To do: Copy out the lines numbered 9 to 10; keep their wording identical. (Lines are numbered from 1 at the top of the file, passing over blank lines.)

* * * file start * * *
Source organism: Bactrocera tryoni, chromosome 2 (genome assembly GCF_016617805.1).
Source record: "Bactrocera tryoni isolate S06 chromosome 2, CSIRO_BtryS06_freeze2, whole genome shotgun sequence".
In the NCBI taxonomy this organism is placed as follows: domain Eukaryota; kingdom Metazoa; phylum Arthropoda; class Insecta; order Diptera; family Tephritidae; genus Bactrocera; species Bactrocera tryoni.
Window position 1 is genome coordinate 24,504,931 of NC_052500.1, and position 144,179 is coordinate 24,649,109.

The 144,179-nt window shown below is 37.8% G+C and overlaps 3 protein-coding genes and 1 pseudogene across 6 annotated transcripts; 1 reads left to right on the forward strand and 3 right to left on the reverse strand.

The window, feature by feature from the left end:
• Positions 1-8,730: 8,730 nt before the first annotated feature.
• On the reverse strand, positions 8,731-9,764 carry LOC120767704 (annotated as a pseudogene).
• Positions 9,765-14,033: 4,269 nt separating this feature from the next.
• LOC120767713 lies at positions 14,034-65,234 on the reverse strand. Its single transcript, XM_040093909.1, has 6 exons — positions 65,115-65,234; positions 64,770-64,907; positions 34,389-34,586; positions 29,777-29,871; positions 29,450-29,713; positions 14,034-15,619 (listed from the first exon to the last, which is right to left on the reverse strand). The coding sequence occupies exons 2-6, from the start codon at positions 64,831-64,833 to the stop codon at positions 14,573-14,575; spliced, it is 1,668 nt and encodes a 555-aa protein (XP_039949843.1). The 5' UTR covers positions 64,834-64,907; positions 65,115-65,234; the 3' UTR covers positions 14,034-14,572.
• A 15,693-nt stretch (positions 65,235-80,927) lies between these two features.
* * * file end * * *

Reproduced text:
• Positions 9,765-14,033: 4,269 nt separating this feature from the next.
• LOC120767713 lies at positions 14,034-65,234 on the reverse strand. Its single transcript, XM_040093909.1, has 6 exons — positions 65,115-65,234; positions 64,770-64,907; positions 34,389-34,586; positions 29,777-29,871; positions 29,450-29,713; positions 14,034-15,619 (listed from the first exon to the last, which is right to left on the reverse strand). The coding sequence occupies exons 2-6, from the start codon at positions 64,831-64,833 to the stop codon at positions 14,573-14,575; spliced, it is 1,668 nt and encodes a 555-aa protein (XP_039949843.1). The 5' UTR covers positions 64,834-64,907; positions 65,115-65,234; the 3' UTR covers positions 14,034-14,572.